NAPI, netdump (a network-based crash dumper), etc. LKCD would
be a small addition to the list of patches already applied by
distributors. The fact that few vendors have included LKCD suggests
that they, who are the main market for such a feature, are not yet
interested in it.
- It is hard to imagine any vendor being interested in a crash dump
that comes from anything other than one of their own stock
kernels. Linux empowers any user to obtain and build any kernel they
want, but those users cannot, in general, expect their vendors to
chase bugs in "roll your own" kernels.
So, by suggesting that interested vendors patch in LKCD themselves, Linus
is getting that code to the places where it is useful without having to put
it into his tree. A certain amount of kernel source bloat is avoided, the
way is left open for other potential crash dump implementations, and LKCD
is still easily deployed in the situations where it is needed. All told,
it is not an entirely unreasonable decision. The
kernel process is often hard on developers, but it important that Linus
continues to say "no" if we want to have a kernel which does not eventually
collapse under its own weight.
(See also: Linus's explanation of why LKCD
didn't go in, and of how to get patches into the kernel in general, and
this week's Kernel page, which looks at the
next steps for the (non-merged) EVMS project).
Comments (3 posted)
Tempting as it may be to pass over the final judgement in the Microsoft
case as not being of interest to Linux users, the truth of the matter is
that there are a couple of things worth saying. Even though this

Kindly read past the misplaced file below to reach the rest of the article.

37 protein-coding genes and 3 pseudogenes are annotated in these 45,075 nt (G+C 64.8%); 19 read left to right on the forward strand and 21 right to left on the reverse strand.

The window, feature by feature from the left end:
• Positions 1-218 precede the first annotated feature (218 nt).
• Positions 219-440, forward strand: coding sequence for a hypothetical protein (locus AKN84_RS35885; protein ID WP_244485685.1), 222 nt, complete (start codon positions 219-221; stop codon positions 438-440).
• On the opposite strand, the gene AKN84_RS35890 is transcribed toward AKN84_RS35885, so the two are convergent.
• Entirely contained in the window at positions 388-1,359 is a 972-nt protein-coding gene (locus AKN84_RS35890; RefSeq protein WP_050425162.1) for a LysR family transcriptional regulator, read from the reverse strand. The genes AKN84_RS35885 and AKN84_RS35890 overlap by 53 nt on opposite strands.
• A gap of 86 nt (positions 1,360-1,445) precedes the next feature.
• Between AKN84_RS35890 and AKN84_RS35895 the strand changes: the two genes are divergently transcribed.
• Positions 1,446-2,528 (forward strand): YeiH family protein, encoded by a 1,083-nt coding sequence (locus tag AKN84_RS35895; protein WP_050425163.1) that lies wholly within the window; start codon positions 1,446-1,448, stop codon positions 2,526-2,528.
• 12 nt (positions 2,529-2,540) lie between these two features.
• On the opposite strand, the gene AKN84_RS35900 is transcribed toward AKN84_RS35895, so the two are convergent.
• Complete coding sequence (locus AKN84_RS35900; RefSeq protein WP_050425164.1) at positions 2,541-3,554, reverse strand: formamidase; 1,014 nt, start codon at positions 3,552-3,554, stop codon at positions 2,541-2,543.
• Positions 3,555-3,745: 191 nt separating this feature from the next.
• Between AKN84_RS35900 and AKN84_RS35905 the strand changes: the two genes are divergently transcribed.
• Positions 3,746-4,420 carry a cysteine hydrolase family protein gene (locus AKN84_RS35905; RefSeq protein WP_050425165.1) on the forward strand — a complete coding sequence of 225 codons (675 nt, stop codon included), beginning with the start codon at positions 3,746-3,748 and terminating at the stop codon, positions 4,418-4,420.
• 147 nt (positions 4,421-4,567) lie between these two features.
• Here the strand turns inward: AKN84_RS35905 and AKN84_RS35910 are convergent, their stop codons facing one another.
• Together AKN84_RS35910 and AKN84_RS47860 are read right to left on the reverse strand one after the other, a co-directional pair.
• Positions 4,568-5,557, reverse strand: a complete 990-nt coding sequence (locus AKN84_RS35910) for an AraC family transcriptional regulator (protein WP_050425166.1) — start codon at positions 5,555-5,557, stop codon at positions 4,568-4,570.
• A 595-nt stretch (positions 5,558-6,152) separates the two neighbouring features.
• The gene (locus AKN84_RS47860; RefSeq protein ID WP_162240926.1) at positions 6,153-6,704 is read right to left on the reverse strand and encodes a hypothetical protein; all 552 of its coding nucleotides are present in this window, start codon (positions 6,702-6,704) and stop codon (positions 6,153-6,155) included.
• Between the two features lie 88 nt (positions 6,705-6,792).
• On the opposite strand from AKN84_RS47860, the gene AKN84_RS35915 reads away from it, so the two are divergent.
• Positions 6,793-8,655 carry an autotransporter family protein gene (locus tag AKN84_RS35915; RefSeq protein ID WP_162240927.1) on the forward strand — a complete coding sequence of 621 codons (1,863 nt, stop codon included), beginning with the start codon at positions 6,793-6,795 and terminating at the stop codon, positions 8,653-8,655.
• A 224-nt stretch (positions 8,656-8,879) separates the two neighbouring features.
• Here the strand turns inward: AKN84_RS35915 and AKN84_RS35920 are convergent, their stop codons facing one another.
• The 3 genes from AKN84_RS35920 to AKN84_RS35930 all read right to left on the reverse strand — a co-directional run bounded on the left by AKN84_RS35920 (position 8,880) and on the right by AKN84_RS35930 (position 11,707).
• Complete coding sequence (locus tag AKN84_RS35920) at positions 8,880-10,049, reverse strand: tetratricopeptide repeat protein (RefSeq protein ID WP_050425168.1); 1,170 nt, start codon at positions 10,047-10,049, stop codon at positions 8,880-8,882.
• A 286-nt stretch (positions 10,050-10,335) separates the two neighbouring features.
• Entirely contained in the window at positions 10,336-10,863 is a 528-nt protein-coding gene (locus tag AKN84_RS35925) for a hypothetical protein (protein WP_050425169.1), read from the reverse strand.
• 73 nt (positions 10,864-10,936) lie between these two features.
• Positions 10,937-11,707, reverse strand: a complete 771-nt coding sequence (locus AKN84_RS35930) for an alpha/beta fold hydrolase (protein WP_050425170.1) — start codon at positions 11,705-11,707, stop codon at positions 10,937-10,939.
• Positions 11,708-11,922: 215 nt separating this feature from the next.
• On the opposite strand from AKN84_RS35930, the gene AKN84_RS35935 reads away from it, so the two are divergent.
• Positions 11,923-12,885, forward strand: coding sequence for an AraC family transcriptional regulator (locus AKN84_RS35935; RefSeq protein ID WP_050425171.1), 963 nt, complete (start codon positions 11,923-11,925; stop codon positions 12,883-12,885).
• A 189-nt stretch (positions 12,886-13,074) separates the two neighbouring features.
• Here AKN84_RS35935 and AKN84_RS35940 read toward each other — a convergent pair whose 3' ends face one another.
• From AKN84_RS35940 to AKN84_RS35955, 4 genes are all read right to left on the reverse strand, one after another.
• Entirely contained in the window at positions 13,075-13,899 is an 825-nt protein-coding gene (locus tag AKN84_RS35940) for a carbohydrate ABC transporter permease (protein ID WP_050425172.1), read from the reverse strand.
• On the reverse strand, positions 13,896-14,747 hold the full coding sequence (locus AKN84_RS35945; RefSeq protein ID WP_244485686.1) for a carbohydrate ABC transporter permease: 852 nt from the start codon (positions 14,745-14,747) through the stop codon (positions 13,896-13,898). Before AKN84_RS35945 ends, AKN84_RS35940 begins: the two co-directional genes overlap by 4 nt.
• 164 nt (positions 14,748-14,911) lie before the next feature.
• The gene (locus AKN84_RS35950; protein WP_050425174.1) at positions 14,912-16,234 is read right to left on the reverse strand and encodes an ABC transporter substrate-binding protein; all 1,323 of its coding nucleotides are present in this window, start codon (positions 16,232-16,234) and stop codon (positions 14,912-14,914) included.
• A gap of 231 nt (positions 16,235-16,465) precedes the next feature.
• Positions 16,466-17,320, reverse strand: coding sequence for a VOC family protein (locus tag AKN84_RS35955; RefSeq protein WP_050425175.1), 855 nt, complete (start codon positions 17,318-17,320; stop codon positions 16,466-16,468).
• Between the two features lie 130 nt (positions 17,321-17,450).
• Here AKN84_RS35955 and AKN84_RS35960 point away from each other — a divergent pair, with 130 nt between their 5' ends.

settlement looks an awful lot like "business as usual."
Free software advocates had hoped, for a while, that the settlement would
at least require the opening of formats and protocols. Imagine the great
things the Samba team could do if it had to spend less time reverse
engineering everything. In the end, the final settlement offers nothing of
value in this regard. Consider:
- Microsoft is required to license its protocols under RAND
terms. These terms involve license fees, of course, and are thus
quite discriminatory against free software.
- Microsoft does not have to license to companies which have a
"history of software counterfeiting or piracy or willful
violation of intellectual property rights." Potential
licensees also have to convince Microsoft of the "authenticity and
viability" of their business, and submit their code to Microsoft for
The most interesting provision with regard to licensing, though, may well
be this one:
No provision of this Final Judgment shall... Require Microsoft to
document, disclose or license to third parties: (a) portions of
APIs or Documentation or portions or layers of Communications
Protocols the disclosure of which would compromise the security of
a particular installation or group of installations of anti-piracy,
anti-virus, software licensing, digital rights management,
encryption or authentication systems, including without limitation,
keys, authorization tokens or enforcement criteria; or (b) any API,
interface or other information related to any Microsoft product if
lawfully directed not to do so by a governmental agency of
As has been pointed out by others, the "security" argument could be used to
lock up just about anything that Microsoft does not want to release. And
why, exactly, does the U.S. government reserve to itself the right to
suppress the release of API and protocol information? One assumes that
somebody has something in mind here.
After five years, the entire settlement goes away.
The bottom line is that this decree is not going to help the free software